There are only two conflicts in Irish history which have seen close to 200,000 Irishmen in uniform. One is the First World War, which has undergone a welcome rehabilitation in Irish memory over the past 15 years– books on the topic abound, memorials are located around the island, and the State, media and Irish historians are devoting significant attention to it for the 100th anniversary. This is as it should be. The other of these two conflicts is the American Civil War.

In 1860 there were 1.6 million Irish-born people living in the United States, with many hundreds of thousands more first generation Irish-Americans. In New York, one in four of the population were Irish-born. During the war, c. 180,000 Irish-born fought for the Union, 20,000 for the Confederacy. The majority of Irish who fought and suffered through the conflict had endured the Great Famine– the American Civil War represented the second great trauma of their lives. Although the Irish experience of the conflict receives significant attention in the United States, in Ireland it receives little. There are few books published on the topic in Ireland, and the 150th anniversary passed with relatively little recognition. This is symptomatic of a wider issue regarding how the history of the Irish diaspora is dealt with– little time is devoted to the story of Irish people once they leave these shores. Though we frequently discuss the Famine, we rarely follow its emigrant victims beyond the port to examine what further horrors lay in store for many.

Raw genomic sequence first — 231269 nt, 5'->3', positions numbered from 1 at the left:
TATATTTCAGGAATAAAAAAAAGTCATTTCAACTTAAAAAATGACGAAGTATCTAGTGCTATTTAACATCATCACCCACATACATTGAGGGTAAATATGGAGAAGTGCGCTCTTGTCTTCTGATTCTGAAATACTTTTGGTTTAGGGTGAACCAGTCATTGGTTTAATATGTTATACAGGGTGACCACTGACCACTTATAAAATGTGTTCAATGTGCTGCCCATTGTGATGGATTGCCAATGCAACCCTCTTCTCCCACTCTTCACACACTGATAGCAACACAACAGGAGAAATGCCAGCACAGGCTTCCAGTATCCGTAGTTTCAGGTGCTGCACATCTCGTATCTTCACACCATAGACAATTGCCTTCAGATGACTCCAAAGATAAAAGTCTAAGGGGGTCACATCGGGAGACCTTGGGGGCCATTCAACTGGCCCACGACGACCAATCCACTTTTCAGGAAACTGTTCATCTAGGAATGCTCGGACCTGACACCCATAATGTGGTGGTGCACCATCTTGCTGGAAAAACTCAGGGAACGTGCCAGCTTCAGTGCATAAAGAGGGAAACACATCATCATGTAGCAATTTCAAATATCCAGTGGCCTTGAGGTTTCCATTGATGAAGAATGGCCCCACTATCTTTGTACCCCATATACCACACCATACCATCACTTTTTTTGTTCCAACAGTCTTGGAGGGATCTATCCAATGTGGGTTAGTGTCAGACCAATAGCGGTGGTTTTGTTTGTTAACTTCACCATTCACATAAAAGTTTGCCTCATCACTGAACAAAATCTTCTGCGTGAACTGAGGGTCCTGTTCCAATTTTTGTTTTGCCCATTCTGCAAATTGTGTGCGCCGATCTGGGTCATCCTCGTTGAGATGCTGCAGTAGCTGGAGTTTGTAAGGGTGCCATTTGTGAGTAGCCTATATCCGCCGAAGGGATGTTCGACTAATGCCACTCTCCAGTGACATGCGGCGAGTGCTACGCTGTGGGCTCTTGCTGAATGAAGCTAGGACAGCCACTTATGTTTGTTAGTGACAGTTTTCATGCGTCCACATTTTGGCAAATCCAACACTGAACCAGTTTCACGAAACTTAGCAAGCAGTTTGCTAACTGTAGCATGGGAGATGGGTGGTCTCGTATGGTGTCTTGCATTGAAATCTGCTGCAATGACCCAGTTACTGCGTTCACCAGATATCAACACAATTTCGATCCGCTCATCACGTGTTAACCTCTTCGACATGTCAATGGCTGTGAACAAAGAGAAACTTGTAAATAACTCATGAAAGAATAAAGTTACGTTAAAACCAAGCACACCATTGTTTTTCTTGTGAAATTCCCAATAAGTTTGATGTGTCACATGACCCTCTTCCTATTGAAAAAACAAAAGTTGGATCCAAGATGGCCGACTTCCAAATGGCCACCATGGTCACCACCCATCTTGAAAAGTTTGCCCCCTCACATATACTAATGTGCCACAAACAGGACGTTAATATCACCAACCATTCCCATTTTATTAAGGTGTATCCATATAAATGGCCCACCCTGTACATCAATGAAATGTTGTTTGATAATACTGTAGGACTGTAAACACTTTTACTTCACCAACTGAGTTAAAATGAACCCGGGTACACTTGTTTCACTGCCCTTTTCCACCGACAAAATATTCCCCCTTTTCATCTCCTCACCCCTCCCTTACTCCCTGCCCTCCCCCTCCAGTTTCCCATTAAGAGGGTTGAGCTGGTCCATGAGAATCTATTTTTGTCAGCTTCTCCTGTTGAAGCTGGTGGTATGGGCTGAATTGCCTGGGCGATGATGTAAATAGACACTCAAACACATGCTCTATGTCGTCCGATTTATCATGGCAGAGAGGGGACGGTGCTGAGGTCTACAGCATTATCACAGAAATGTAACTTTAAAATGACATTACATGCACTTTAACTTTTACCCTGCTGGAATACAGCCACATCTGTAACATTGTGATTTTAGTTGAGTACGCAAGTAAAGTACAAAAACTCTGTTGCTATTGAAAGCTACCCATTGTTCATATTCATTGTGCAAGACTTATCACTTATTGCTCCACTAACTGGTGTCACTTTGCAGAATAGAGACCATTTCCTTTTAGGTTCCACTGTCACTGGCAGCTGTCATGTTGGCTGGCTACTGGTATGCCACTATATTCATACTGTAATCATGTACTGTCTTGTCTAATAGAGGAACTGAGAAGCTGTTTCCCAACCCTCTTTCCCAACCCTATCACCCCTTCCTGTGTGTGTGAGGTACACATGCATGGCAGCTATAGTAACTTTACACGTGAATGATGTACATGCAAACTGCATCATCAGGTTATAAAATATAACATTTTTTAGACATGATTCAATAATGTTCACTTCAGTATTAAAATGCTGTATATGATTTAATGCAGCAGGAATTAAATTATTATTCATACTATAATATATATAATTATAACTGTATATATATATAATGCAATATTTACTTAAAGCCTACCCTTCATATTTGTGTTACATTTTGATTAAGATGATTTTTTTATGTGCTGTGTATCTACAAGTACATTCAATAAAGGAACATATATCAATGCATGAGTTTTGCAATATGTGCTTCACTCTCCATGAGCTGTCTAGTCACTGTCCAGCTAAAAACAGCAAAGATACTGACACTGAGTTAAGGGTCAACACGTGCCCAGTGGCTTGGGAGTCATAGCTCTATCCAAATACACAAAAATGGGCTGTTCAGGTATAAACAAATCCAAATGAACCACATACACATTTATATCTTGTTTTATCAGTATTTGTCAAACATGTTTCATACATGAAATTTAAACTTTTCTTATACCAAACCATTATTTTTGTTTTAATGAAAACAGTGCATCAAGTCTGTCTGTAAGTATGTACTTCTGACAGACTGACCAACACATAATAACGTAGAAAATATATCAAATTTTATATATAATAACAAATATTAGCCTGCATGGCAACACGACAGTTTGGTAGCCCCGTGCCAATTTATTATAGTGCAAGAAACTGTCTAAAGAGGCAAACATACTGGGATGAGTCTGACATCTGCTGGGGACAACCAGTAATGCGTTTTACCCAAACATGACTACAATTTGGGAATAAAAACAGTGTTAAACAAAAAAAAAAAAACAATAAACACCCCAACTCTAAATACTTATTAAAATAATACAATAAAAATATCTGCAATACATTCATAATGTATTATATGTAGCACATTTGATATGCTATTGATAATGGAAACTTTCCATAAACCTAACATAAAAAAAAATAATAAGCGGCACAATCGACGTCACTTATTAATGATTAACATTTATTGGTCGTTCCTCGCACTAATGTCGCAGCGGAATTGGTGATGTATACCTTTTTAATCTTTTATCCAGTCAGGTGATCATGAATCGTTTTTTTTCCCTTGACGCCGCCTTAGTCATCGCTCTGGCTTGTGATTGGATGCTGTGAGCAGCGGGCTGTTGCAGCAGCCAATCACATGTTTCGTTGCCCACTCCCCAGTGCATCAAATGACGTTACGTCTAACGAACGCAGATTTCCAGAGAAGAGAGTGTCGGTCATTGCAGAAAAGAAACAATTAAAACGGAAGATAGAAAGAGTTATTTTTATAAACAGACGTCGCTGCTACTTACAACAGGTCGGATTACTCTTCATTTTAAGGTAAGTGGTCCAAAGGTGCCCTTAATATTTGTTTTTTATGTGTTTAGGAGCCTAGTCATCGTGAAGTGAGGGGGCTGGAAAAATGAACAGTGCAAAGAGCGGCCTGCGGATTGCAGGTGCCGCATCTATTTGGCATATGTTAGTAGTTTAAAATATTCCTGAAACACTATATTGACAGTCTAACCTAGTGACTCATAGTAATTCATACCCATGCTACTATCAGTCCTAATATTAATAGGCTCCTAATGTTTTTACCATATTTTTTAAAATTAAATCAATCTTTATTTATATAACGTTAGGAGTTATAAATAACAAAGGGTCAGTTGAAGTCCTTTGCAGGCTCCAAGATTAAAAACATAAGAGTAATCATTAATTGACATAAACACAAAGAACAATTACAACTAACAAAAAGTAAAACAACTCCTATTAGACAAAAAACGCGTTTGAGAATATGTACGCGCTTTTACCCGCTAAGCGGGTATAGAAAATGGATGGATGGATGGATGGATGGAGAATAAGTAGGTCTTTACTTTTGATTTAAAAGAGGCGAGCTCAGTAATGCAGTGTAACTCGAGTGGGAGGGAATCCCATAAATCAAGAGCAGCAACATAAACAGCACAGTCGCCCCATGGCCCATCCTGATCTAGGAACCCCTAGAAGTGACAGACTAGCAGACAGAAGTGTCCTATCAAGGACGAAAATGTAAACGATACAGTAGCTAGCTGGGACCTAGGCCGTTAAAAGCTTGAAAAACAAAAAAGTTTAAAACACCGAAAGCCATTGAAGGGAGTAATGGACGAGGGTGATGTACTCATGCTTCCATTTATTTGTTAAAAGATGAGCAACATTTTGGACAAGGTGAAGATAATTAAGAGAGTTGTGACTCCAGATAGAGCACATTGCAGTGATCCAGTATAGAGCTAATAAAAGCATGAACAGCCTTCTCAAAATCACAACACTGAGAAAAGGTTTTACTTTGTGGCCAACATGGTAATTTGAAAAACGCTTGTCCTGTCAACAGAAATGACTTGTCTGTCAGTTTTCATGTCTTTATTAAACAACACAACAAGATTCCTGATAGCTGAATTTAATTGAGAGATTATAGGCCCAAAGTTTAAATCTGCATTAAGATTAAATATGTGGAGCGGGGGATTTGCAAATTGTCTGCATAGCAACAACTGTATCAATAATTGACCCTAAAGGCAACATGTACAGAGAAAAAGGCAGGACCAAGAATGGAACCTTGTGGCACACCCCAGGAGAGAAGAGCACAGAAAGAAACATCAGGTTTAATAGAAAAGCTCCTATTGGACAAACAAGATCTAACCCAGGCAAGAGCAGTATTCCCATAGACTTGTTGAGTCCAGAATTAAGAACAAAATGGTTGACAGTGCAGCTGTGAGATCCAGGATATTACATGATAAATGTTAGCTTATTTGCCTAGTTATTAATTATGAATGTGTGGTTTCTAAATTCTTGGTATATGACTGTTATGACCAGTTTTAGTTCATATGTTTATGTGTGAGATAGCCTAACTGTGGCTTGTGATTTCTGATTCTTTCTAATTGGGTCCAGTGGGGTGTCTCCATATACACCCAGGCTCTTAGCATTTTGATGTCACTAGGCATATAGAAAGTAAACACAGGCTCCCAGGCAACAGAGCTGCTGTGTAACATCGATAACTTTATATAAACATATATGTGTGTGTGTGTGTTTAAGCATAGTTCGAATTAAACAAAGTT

The American Civil War affected the lives of Irish-Americans until well into the twentieth century. Although it may seem like the distant past, the last known Irish veteran of the conflict was still alive in 1950. It is time that we in Ireland recognised the scale and impact of the conflict on people from the island of Ireland. For those Irish counties worst impacted by Famine emigration, the American Civil War almost certainly represents the largest (in terms of numbers who served and were killed) conflict in their history.

My name is Damian Shiels and I am a professional archaeologist who specialises in ‘conflict archaeology’, particularly where it relates to Ireland. I currently work with a commercial archaeology company, Rubicon Heritage Services Ltd, but have also spent time as one of the curatorial staff at the National Museum of Ireland where I worked with the military collections and in the design and preparation of the award-winning Soldiers and Chiefs military history exhibition. I have published a book on the Irish experience of the American Civil War with The History Press Ireland which you can buy from sites such as Amazon here and the Book Depository here. If you would like to find out more about the type of papers I have published and talks I have given you can see details on my academia.edu page here.